From what I’ve read and heard, where trailers come into their own is on long tours through arid areas where a lot of water has to be carried. Having the weight off the bike’s frame and wheels is a big plus it seems.

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4 months ago
Gregory GarceauTo Graham Smith

Panniers have always served my touring needs and I never even considered a trailer until I got the idea of taking my dog, Diggity, on a tour with me.  I bought a Burley Bee for that purpose, because I couldn't imagine stuffing my 34-pound best friend in one of my panniers.

Unfortunately, after several local rides, I learned Diggity was definitely NOT a touring dog.  He's fine for about twenty minutes, but then he starts barking non-stop, and nothing will appease him--which is weird because I had previously taken him for rides in a basket strapped on top of my rear rack and he seemed to enjoy it for up to 15 miles. 

Maybe he didn't like being so close to the road in the trailer.  Maybe his age (13-years) is making him less adventurous.

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4 months ago
Graham SmithTo Gregory Garceau

Greg good point.  Touring with pets is an excellent example where a trailer is probably the best option. And thinking about it, touring with young children, a trailer would be hard to surpass. Preferably on traffic free trails; though I met a family in Taiwan who’d cycle-toured all the way there overland from Western Europe with young kids. 

BTW that’s a great name for your dog. Diggity. Fantastic. We have Jester the dog-pound rescue collie bitsa. He’s exhausting enough to travel with in a car. He’d be a total liability to himself, me and wider society if an attempt were made to contain him in bicycle trailer.

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4 months ago
Kelly IniguezTo Keith Adams
This was taken almost 20 years ago, on my first long tour, on the Lewis and Clark Trail.

I loved the cruising down the road part of touring with a trailer. All of my stuff was somewhere in that one bag. I used the BOB for several years. Then the inconvenience of finding a parking spot for that long rig won out and I went to panniers. I still have the BOB, although it hasn't seen the road in a number of years. 

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4 months ago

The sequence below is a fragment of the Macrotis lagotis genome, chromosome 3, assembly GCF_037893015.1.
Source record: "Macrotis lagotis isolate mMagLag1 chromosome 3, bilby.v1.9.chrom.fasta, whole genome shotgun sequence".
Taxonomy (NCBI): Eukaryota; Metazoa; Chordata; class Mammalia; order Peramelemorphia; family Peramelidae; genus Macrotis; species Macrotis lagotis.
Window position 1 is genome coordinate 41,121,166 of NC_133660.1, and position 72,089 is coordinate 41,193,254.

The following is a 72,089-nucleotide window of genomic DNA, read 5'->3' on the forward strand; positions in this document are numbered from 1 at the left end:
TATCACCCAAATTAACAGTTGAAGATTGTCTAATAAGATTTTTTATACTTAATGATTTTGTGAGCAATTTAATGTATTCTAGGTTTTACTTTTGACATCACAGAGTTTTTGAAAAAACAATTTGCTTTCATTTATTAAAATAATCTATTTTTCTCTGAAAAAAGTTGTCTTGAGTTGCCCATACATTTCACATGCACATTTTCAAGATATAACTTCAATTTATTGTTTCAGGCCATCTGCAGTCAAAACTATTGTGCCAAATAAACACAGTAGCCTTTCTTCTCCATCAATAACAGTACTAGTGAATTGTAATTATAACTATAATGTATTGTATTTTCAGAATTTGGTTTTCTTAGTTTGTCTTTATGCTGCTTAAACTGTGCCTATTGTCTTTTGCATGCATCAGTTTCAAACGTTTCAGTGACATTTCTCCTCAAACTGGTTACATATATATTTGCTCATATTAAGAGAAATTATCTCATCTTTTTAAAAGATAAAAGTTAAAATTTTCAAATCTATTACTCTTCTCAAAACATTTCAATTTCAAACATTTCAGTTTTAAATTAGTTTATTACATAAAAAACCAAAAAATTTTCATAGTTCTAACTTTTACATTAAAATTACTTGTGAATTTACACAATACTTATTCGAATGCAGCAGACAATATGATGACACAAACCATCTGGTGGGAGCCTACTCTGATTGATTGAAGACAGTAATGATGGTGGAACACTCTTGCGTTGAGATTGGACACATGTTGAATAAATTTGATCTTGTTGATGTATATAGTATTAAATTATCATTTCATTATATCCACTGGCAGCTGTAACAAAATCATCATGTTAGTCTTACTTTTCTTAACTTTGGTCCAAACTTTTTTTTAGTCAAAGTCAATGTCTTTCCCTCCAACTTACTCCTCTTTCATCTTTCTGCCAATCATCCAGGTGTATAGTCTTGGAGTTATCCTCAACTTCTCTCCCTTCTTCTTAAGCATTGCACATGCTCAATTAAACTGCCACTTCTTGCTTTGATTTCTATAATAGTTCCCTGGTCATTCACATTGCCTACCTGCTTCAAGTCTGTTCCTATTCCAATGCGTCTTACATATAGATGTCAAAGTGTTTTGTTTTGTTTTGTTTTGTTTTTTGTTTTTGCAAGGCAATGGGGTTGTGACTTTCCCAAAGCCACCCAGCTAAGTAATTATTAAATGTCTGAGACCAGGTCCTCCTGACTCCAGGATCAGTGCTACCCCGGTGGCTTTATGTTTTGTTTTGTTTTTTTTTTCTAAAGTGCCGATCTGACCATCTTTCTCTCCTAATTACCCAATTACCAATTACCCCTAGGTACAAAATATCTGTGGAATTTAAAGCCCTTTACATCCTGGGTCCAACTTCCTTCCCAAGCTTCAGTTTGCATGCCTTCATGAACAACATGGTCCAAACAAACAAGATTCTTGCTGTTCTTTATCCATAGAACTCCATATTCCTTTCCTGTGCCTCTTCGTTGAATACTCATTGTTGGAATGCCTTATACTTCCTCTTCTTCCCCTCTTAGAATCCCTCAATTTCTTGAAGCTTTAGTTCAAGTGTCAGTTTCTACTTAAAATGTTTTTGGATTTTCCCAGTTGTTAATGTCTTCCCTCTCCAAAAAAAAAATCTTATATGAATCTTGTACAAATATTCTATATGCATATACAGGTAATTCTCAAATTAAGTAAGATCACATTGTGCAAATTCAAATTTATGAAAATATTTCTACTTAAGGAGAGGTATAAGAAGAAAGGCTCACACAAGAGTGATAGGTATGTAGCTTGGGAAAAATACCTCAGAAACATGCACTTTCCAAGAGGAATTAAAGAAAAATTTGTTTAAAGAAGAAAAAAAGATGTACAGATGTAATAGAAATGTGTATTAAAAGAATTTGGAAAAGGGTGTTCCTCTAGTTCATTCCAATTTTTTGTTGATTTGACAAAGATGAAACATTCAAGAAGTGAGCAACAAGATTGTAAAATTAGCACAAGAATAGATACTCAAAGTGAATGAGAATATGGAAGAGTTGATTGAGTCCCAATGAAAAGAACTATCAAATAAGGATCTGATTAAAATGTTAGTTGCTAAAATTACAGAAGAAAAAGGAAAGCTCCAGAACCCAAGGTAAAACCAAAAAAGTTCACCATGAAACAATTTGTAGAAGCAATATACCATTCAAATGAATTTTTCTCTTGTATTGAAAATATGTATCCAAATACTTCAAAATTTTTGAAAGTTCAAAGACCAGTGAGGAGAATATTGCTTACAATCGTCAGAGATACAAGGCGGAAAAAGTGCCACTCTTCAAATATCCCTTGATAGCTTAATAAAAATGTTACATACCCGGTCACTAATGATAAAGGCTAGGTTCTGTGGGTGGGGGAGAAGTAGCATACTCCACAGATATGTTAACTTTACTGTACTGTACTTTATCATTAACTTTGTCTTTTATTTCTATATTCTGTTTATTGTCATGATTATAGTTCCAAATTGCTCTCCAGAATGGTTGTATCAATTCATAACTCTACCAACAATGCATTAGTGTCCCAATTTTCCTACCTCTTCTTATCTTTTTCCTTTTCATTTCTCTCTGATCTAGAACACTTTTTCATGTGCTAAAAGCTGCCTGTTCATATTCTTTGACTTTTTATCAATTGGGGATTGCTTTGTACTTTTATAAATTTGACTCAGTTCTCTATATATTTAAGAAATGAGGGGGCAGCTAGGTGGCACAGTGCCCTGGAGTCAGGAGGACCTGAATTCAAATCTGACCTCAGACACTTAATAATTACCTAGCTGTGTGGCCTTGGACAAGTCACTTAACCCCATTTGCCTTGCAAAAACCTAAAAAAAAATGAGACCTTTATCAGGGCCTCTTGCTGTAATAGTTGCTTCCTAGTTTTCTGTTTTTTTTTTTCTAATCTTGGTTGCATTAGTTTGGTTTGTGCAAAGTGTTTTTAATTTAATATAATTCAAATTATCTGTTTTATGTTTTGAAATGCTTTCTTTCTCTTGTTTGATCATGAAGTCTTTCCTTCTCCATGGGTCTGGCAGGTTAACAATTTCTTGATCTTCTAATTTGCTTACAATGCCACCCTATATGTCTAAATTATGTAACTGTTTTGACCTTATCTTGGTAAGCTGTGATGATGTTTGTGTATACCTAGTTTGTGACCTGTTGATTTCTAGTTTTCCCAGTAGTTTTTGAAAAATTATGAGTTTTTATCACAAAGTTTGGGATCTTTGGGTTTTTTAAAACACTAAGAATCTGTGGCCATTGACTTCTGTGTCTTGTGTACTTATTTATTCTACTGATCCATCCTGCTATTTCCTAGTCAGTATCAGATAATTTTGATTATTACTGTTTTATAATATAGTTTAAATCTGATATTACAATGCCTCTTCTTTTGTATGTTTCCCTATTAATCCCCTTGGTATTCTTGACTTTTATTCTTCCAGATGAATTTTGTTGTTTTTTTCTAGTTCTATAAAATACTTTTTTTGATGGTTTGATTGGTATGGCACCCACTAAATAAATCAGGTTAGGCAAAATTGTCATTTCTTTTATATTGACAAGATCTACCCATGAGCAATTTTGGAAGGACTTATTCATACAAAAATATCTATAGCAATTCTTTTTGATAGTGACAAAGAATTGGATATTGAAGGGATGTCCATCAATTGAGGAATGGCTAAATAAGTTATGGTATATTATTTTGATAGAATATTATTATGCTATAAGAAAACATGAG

David FritschTo Kelly Iniguez

We still have a BOB hanging in the bike room downstairs, waiting for the next time we go on a camping tour. We may need the BOB in order to pack along all the gear we require on a tandem bike.  At our age, our medications and assorted medical paraphernalia alone take a disconcerting amount of space. As younger riders we towed the BOB along with four panniers and a loaded rear rack on our Canondale tandem on the northern part of the Adventure Cycling Continental Divide route.  It worked surprisingly well with the biggest hurdle being having to disconnect the trailer and take of the panniers so that we could carry the tandem across the many stream crossings.  Last summer, as a test, we camped out with the tandem one night just to see if we could get all of our required camping gear on the tandem without using the BOB.  We made it, but just barely.  If we had been packing food and water and more cold weather clothing we would still need the BOB.  

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4 months ago
Brent IrvineTo Keith Adams

I, too, have enjoyed some tours with a BOB Trailer. The most recent was in southern Ontario in 2021. You mention jack-knifing the trailer as a way to stand the bike. Though I never experienced a problem, I have read that this puts a lot of torque on the bike and can cause issues. When I read that, I added a kickstand to my BOB, and find it works beautifully.

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3 months ago